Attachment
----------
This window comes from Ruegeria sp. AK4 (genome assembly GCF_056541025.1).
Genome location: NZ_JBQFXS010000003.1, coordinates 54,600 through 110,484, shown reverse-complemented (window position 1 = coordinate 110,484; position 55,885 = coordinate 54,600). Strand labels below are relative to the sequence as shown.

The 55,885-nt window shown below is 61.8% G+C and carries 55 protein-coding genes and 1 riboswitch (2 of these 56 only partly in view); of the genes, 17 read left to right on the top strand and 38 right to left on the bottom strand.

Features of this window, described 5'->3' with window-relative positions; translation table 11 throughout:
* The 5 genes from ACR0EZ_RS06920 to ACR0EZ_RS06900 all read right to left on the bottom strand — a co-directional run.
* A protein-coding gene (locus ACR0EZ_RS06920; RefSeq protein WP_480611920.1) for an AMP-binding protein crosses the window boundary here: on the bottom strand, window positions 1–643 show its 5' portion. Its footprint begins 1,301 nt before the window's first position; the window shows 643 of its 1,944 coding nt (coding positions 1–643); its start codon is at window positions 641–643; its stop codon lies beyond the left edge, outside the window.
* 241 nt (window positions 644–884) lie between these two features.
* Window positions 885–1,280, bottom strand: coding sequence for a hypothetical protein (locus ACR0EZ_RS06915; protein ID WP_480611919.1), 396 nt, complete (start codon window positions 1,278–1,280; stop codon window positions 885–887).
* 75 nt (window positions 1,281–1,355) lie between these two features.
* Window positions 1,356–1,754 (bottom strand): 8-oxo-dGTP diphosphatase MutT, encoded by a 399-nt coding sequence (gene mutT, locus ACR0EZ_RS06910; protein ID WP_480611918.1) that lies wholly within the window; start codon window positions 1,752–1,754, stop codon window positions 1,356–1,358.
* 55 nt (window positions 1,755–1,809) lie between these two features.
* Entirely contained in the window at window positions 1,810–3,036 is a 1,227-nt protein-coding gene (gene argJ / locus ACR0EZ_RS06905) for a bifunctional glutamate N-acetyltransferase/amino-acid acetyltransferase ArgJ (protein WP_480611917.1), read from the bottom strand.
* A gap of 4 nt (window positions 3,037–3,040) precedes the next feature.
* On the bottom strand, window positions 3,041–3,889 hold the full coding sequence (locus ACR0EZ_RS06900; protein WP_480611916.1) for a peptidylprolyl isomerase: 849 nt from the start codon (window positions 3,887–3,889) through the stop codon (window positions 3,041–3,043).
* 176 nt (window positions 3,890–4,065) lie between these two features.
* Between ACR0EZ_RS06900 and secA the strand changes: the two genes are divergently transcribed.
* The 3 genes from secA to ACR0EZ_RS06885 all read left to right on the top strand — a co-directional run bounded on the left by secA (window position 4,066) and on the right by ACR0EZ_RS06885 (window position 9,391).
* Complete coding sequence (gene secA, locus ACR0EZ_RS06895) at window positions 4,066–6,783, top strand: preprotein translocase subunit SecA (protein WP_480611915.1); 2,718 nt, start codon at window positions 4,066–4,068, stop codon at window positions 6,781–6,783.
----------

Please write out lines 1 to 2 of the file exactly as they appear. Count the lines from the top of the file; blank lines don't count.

This window comes from Ruegeria sp. AK4 (genome assembly GCF_056541025.1).
Genome location: NZ_JBQFXS010000003.1, coordinates 54,600 through 110,484, shown reverse-complemented (window position 1 = coordinate 110,484; position 55,885 = coordinate 54,600). Strand labels below are relative to the sequence as shown.